Part 1: Reflect and Write
Using the prompts provided below, please write and submit a reflection on your current practice, focusing on the aspects of persuasive writing you and your students find difficult. Only the first question is required. Don’t feel as though you need to answer all of the questions below; just focus on those you find most compelling. Time spent reflecting on your current practice will help you get the most out of this lesson.
- Describe the kinds of argumentative writing tasks that you assign to your students. What are students asked to argue for or against? (Required)
- What aspects of argumentative writing do students find most difficult? (The more specific you can be here, the more effectively you will be able to use what you learn in this course to help them improve their writing).
- What criteria do you use to assess argumentative writing assignments? (How aware are your students of these criteria?)
- How do your students currently get feedback on their writing? How frequent is the feedback? How timely? To what extent do students take feedback into account when revising a draft?
- Do you use any kind of peer review process to help students improve their writing? Why or why not? Does your peer review process work? How do you know?
When you’re ready, drop your reflection in the course chat function.
Suggested length: 100-150 words
Part 2: Read and Plan
Read over this sheet, which describes how you can use argument mapping to help students plan essays.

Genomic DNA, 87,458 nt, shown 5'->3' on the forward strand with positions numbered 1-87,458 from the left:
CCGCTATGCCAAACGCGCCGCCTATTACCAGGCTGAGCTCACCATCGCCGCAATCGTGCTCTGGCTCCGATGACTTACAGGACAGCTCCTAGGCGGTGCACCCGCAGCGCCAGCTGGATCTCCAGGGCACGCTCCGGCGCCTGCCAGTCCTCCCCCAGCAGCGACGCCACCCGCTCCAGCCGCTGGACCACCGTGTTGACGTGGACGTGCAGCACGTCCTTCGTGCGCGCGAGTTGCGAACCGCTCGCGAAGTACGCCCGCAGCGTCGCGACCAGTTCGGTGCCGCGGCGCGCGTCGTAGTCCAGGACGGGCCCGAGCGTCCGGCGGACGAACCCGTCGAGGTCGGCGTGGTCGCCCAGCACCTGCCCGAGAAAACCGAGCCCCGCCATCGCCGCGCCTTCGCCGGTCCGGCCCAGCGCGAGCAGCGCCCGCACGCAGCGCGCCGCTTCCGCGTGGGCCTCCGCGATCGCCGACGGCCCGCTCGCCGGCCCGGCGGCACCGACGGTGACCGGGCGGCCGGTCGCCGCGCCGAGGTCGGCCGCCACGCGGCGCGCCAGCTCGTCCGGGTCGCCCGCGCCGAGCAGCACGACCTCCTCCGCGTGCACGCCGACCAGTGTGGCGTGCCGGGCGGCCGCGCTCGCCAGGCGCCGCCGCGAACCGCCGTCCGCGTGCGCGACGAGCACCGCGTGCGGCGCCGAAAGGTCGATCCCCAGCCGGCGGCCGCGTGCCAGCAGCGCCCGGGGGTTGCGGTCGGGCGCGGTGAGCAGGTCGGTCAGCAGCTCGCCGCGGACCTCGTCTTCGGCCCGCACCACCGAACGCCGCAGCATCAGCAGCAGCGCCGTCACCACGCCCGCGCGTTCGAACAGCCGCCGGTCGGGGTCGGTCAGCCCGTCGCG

Consider the kinds of arguments you ask your students to write. Choose a writing assignment that you plan to give your students (or have already given them). Use MindMup to develop a short model essay outline that answers the prompt in the assignment. Identify a main claim that a student in your class might argue for, and map at least three different reasons to believe that claim. Support your reasons with at least three pieces of evidence from your class texts or other resources. (You might refer to this sample template or these sample outlines to get a better idea of what this might look like.)
Now, rewrite your prompt to outline how students should use argument mapping to plan their own essays. Be clear about where and how students should be using mapping software in the writing process.
If you have questions or would like feedback on your lesson plan, send your course facilitators a message in that chat and we will be happy to help!